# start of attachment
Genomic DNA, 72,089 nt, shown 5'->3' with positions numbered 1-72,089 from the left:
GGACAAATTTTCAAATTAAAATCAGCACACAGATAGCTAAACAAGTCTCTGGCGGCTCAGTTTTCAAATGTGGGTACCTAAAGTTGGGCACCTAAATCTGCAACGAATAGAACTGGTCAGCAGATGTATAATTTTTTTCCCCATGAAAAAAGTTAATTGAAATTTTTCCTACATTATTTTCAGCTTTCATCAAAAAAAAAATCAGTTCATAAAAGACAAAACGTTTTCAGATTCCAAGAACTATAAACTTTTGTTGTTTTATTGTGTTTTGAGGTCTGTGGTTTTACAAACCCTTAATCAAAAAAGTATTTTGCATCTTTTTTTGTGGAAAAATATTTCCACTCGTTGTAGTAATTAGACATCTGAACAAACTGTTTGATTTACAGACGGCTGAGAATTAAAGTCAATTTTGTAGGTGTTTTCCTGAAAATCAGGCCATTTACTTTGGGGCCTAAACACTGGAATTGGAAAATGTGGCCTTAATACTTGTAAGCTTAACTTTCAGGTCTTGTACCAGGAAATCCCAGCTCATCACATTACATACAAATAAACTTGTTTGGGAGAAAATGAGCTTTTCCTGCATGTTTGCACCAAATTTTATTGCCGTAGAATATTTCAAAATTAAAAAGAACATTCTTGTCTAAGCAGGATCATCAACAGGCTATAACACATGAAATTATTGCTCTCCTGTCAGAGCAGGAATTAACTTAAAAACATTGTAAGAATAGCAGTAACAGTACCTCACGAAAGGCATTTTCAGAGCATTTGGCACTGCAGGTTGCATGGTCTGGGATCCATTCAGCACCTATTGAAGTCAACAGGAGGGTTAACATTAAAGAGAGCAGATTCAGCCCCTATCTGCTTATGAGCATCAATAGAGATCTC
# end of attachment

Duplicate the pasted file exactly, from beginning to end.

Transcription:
Genomic DNA, 72,089 nt, shown 5'->3' with positions numbered 1-72,089 from the left:
GGACAAATTTTCAAATTAAAATCAGCACACAGATAGCTAAACAAGTCTCTGGCGGCTCAGTTTTCAAATGTGGGTACCTAAAGTTGGGCACCTAAATCTGCAACGAATAGAACTGGTCAGCAGATGTATAATTTTTTTCCCCATGAAAAAAGTTAATTGAAATTTTTCCTACATTATTTTCAGCTTTCATCAAAAAAAAAATCAGTTCATAAAAGACAAAACGTTTTCAGATTCCAAGAACTATAAACTTTTGTTGTTTTATTGTGTTTTGAGGTCTGTGGTTTTACAAACCCTTAATCAAAAAAGTATTTTGCATCTTTTTTTGTGGAAAAATATTTCCACTCGTTGTAGTAATTAGACATCTGAACAAACTGTTTGATTTACAGACGGCTGAGAATTAAAGTCAATTTTGTAGGTGTTTTCCTGAAAATCAGGCCATTTACTTTGGGGCCTAAACACTGGAATTGGAAAATGTGGCCTTAATACTTGTAAGCTTAACTTTCAGGTCTTGTACCAGGAAATCCCAGCTCATCACATTACATACAAATAAACTTGTTTGGGAGAAAATGAGCTTTTCCTGCATGTTTGCACCAAATTTTATTGCCGTAGAATATTTCAAAATTAAAAAGAACATTCTTGTCTAAGCAGGATCATCAACAGGCTATAACACATGAAATTATTGCTCTCCTGTCAGAGCAGGAATTAACTTAAAAACATTGTAAGAATAGCAGTAACAGTACCTCACGAAAGGCATTTTCAGAGCATTTGGCACTGCAGGTTGCATGGTCTGGGATCCATTCAGCACCTATTGAAGTCAACAGGAGGGTTAACATTAAAGAGAGCAGATTCAGCCCCTATCTGCTTATGAGCATCAATAGAGATCTC